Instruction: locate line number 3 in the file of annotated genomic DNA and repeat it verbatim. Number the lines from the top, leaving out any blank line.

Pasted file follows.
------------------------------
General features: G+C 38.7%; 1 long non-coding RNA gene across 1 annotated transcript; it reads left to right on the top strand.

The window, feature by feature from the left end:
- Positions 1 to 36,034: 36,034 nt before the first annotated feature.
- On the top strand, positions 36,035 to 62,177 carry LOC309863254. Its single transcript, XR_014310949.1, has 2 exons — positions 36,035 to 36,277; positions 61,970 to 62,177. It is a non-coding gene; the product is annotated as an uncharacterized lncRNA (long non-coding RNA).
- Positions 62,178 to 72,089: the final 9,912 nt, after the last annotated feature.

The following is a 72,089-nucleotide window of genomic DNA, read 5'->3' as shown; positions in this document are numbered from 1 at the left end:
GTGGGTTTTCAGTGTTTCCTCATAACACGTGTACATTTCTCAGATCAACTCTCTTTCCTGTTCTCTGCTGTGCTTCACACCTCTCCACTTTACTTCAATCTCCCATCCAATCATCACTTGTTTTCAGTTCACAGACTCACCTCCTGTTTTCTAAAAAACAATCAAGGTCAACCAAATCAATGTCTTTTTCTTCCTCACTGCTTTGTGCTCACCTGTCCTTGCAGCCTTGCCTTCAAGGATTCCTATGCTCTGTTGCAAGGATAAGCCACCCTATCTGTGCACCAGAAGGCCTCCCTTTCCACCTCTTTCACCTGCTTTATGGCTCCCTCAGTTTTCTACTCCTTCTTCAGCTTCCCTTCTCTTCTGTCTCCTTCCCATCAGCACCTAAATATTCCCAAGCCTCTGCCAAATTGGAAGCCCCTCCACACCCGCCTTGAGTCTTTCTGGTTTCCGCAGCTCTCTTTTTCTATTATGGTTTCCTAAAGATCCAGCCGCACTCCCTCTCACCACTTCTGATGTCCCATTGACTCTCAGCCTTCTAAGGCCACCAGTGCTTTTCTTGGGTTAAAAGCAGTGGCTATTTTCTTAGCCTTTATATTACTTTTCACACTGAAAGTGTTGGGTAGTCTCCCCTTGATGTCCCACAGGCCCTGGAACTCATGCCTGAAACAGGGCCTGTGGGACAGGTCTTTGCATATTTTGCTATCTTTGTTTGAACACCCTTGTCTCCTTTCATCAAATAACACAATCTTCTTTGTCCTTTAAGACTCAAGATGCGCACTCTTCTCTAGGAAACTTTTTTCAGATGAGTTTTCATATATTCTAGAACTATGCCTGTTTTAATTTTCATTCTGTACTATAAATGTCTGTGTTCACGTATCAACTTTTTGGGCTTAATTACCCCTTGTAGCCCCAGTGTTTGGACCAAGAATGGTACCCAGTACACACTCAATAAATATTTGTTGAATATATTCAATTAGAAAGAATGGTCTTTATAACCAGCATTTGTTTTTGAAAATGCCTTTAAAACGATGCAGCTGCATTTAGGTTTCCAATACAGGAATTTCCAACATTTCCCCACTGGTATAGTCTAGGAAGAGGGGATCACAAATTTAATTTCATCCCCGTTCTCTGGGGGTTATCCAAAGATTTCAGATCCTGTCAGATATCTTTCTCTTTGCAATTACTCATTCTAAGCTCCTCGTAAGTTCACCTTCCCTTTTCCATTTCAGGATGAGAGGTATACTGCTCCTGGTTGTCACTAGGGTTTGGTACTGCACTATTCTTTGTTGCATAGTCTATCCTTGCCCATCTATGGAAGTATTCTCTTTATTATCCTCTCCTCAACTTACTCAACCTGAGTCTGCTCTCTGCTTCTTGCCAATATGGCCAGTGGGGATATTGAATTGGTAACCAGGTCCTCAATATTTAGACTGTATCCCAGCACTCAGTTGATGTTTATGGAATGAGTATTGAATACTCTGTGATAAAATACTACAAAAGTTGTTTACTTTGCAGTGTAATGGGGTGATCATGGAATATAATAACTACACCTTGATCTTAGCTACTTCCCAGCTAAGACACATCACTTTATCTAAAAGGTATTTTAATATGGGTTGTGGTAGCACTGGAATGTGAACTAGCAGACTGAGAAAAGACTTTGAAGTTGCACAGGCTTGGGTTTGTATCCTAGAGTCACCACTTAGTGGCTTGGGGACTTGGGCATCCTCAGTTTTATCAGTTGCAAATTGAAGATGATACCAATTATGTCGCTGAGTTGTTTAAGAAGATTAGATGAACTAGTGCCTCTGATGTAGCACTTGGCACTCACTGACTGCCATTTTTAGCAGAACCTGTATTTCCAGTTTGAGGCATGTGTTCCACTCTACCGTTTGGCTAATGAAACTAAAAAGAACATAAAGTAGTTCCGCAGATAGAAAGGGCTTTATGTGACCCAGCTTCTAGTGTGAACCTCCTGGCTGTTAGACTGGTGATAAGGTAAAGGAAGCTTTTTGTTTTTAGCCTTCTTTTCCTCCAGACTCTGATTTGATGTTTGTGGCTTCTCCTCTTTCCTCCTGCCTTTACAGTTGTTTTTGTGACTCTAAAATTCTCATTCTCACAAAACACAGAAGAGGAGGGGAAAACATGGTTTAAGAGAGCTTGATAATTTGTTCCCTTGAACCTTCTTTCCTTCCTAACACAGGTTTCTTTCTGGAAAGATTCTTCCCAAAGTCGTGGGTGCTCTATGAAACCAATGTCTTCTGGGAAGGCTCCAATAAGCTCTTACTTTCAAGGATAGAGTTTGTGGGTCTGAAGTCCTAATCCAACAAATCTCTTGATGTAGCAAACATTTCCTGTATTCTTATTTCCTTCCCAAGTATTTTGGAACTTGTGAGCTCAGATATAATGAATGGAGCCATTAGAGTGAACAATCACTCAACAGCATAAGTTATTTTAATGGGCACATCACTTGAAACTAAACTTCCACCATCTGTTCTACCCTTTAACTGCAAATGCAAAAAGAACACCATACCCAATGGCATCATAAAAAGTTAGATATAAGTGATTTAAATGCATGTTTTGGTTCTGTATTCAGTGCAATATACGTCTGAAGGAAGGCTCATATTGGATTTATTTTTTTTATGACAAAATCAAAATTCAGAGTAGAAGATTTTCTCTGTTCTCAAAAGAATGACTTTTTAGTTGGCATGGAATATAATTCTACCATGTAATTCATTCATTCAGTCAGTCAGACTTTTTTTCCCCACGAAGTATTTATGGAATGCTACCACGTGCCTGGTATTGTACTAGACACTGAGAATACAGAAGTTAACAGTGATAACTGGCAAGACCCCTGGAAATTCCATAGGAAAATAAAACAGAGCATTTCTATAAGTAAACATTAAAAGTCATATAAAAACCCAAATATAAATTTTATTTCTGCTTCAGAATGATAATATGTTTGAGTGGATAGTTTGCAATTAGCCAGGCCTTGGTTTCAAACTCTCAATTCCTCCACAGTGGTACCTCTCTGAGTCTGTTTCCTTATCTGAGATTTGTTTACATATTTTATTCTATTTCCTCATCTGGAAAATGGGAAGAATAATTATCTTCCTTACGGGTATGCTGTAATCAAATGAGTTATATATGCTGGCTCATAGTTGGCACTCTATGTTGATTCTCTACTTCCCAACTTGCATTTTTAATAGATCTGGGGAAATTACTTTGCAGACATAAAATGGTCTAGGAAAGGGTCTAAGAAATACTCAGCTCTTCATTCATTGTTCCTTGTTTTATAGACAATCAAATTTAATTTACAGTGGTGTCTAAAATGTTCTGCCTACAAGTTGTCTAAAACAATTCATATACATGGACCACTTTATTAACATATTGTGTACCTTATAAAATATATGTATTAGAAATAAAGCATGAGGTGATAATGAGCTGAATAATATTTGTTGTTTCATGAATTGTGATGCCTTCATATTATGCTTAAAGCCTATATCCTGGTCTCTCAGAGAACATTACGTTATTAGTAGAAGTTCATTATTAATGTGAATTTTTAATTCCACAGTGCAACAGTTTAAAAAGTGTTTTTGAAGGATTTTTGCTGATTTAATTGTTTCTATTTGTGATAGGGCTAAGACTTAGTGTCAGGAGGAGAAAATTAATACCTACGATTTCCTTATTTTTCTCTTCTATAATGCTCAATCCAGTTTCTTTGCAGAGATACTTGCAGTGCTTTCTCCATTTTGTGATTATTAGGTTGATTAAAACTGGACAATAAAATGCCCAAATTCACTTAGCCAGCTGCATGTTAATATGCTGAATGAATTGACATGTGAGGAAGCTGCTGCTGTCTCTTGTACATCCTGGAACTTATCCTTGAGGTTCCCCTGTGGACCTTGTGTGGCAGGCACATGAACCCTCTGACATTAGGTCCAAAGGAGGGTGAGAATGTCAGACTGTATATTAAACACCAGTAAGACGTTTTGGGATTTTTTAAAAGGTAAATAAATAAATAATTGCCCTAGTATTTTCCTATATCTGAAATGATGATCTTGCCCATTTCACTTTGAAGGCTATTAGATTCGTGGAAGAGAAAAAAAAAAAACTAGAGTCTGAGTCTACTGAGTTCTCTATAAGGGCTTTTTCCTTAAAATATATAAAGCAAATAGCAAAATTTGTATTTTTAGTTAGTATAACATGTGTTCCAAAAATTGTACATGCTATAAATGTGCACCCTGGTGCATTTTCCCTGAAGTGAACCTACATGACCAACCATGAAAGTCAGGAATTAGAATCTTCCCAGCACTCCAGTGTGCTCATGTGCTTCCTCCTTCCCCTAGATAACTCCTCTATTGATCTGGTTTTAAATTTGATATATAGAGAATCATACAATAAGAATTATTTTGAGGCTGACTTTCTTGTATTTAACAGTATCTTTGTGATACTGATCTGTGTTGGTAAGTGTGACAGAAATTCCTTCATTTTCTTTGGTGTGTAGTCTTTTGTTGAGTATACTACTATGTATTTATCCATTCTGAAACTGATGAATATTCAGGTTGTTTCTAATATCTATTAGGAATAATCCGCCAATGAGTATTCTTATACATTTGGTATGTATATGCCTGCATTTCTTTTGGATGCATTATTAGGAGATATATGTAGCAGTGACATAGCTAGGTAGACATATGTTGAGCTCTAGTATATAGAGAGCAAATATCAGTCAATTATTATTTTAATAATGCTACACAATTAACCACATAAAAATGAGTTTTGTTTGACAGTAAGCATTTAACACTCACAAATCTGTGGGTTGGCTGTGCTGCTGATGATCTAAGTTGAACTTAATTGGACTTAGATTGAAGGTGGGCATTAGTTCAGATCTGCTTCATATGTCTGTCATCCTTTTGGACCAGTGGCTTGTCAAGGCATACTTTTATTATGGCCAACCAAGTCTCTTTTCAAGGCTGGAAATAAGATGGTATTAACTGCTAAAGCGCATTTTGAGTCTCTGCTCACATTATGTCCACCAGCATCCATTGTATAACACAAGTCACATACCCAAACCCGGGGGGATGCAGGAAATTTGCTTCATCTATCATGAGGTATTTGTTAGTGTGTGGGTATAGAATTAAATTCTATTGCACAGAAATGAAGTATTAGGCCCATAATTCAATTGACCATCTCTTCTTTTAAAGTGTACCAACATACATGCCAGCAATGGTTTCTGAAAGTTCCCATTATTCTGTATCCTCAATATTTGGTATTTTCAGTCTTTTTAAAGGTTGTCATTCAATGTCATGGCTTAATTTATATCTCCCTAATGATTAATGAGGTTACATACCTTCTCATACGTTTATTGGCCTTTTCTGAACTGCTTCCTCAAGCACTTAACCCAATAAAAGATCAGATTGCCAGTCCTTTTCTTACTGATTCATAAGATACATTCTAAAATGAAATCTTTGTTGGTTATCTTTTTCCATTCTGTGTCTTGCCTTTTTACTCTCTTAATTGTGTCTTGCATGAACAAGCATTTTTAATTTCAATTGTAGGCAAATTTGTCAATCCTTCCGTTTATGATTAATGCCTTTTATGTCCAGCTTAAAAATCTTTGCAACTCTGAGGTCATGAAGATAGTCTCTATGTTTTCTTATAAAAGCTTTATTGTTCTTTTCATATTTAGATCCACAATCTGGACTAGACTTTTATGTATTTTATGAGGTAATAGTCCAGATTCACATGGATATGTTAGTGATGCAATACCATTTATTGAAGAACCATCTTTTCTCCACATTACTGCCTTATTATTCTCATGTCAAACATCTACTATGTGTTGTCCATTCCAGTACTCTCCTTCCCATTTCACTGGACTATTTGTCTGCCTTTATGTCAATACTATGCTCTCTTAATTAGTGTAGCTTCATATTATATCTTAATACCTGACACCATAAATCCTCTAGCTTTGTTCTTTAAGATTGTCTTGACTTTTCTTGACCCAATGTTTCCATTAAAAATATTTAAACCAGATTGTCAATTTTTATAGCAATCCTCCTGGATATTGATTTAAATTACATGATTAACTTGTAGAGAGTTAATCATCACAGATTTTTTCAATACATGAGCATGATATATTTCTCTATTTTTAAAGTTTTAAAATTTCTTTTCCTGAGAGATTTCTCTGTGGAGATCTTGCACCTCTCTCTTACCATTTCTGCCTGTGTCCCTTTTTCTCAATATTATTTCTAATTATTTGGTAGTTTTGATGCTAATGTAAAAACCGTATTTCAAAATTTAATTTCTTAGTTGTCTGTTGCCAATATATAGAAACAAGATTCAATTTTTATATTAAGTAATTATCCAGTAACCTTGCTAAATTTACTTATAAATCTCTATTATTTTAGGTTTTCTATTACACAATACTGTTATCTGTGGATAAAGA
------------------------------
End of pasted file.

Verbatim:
- Positions 1 to 36,034: 36,034 nt before the first annotated feature.